### additional model checking plots with: plot(model.2)
### alternative: library(FSA); residPlot(model.2) 

 

#     #     #

 

 

Analysis of covariance example with three categories and type II sum of squares

This example uses type II sum of squares, and considers a case with three groups.

 

### --------------------------------------------------------------
### Analysis of covariance, hypothetical data
### --------------------------------------------------------------

Input = ("
Species   Temp   Pulse
 ex       20.8   67.9
 ex       20.8   65.1
 ex       24     77.3
 ex       24     78.7
 ex       24     79.4
 ex       24     80.4
 ex       26.2   85.8
 ex       26.2   86.6
 ex       26.2   87.5
 ex       26.2   89.1
 ex       28.4   98.6
 ex       29    100.8
 ex       30.4   99.3
 ex       30.4  101.7
 niv      17.2   44.3
 niv      18.3   47.2
 niv      18.3   47.6
 niv      18.3   49.6
 niv      18.9   50.3
 niv      18.9   51.8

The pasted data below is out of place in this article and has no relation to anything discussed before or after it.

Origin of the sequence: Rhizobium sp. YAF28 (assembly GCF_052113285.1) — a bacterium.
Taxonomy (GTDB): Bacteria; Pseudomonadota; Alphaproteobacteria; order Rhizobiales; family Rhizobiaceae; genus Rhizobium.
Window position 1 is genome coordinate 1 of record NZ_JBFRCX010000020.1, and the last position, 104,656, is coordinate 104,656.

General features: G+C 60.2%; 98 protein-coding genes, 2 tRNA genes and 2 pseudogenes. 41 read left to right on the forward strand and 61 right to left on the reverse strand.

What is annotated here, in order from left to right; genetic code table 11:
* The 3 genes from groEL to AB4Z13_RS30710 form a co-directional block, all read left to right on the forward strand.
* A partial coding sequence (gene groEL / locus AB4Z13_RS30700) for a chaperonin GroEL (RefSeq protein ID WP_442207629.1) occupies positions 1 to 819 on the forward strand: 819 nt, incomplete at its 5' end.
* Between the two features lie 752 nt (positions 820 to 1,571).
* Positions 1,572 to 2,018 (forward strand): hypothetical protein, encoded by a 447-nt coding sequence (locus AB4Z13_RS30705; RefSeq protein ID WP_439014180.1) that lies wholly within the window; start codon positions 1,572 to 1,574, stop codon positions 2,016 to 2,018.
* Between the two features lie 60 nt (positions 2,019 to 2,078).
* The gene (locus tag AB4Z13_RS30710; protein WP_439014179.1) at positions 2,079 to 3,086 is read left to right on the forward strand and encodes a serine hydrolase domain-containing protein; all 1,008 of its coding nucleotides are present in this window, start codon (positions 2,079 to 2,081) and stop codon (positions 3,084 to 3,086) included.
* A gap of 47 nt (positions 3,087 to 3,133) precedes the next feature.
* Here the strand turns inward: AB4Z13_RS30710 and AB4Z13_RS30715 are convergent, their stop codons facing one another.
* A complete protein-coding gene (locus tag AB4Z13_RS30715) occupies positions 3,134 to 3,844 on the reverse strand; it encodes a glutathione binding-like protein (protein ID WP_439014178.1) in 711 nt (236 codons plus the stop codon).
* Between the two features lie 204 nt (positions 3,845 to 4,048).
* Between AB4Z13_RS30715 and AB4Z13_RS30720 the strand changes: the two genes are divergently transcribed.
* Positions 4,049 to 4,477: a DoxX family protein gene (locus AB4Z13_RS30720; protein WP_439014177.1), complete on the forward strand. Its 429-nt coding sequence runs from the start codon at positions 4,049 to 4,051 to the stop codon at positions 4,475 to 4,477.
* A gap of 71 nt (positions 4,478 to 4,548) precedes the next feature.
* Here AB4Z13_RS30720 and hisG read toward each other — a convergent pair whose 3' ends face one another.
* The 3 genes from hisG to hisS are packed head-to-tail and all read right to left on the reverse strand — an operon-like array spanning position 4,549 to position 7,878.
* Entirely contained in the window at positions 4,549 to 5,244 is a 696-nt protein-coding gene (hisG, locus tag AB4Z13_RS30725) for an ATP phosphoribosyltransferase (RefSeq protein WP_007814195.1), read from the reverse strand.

niv      20.4   60
 niv      21     58.5
 niv      21     58.9
 niv      22.1   60.7
 niv      23.5   69.8
 niv      24.2   70.9
 niv      25.9   76.2
 niv      26.5   76.1
 niv      26.5   77
 niv      26.5   77.7
 niv      28.6   84.7
 fake     17.2   74.3
 fake     18.3   77.2
 fake     18.3   77.6
 fake     18.3   79.6
 fake     18.9   80.3
 fake     18.9   81.8
 fake     20.4   90
 fake     21     88.5
 fake     21     88.9
 fake     22.1   90.7
 fake     23.5   99.8
 fake     24.2   100.9
 fake     25.9   106.2
 fake     26.5   106.1
 fake     26.5   107
 fake     26.5   107.7
 fake     28.6   114.7
")

Data = read.table(textConnection(Input),header=TRUE)

 

 

Simple plot